cd ..
mkdir sibling-directory
cd sibling-directory
npm init --yes
npm install ../demo-shell-scripts

We can now run, e.g., homedir with either one of the following two commands:

npx homedir

npm publish: uploading packages to the npm registry  

Before we can upload our package, we need to create an npm user account. The npm documentation describes how to do that.

Then we can finally publish our package:

npm publish --access public

We have to specify public access because the defaults are:

  • public for unscoped packages

  • restricted for scoped packages. This setting makes a package private – which is a paid npm feature used mostly by companies and different from "private":true in package.json. Quoting npm: “With npm private packages, you can use the npm registry to host code that is only visible to you and chosen collaborators, allowing you to manage and use private code alongside public code in your projects.”

Option --access only has an effect the first time we publish. Afterward, we can omit it and need to use npm access to change the access level.

We can change the default for the initial npm publish via publishConfig.access in package.json:

"publishConfig": {
  "access": "public"

A new version is required for every upload  

Once we have uploaded a package with a specific version, we can’t use that version again, we have to increase either of the three components of the version:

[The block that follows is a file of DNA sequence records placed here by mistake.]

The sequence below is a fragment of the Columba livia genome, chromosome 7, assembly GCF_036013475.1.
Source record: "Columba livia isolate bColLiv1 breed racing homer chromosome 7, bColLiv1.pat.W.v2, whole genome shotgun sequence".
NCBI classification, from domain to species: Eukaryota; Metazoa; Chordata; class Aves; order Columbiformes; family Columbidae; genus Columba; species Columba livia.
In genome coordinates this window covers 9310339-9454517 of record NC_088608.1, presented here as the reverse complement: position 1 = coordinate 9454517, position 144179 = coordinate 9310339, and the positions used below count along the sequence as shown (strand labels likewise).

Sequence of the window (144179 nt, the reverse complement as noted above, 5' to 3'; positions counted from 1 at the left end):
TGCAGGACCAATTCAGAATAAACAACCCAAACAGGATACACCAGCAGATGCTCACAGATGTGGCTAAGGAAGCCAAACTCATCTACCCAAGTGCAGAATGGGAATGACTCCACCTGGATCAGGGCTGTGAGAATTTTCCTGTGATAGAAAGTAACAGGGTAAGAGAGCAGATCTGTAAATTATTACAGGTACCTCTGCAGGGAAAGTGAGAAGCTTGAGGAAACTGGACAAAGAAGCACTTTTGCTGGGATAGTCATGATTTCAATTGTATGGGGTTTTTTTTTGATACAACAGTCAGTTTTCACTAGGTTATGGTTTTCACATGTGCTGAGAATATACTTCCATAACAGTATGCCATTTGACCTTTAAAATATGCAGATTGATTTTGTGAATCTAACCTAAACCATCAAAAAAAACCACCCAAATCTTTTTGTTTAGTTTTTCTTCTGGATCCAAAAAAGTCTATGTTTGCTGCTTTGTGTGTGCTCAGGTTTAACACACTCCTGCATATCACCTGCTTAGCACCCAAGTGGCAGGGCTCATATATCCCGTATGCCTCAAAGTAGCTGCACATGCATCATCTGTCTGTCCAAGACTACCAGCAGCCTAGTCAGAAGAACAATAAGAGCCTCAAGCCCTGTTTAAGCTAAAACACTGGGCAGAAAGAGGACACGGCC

• We increase major if we made breaking changes.
  • We increase minor if we made backward-compatible changes.
  • We increase patch if we made small fixes that don’t really change the API.

Automatically performing tasks every time before publishing  

There may be steps that we want to perform every time before we upload a package – e.g.:

  • Running unit tests
  • Compiling TypeScript code to JavaScript code

That can be done automatically via the package.json property `"scripts". That property can look like this:

"scripts": {
  "build": "tsc",
  "test": "mocha --ui qunit",
  "dry": "npm publish --dry-run",
  "prepublishOnly": "npm run test && npm run build"

mocha is a unit testing library. tsc is the TypeScript compiler.

The following package scripts are run before npm publish:

  • "prepare" is run:
    • Before npm pack
    • Before npm publish
    • After a local npm install without arguments
  • "prepublishOnly" is run only before npm publish.

Standalone Node.js shell scripts with arbitrary extensions on Unix  

Unix: arbitrary filename extension via a custom executable  

The Node.js binary node uses the filename extension to detect which kind of module a file is. There currently is no command line option to override that. And the default is CommonJS, which is not what we want.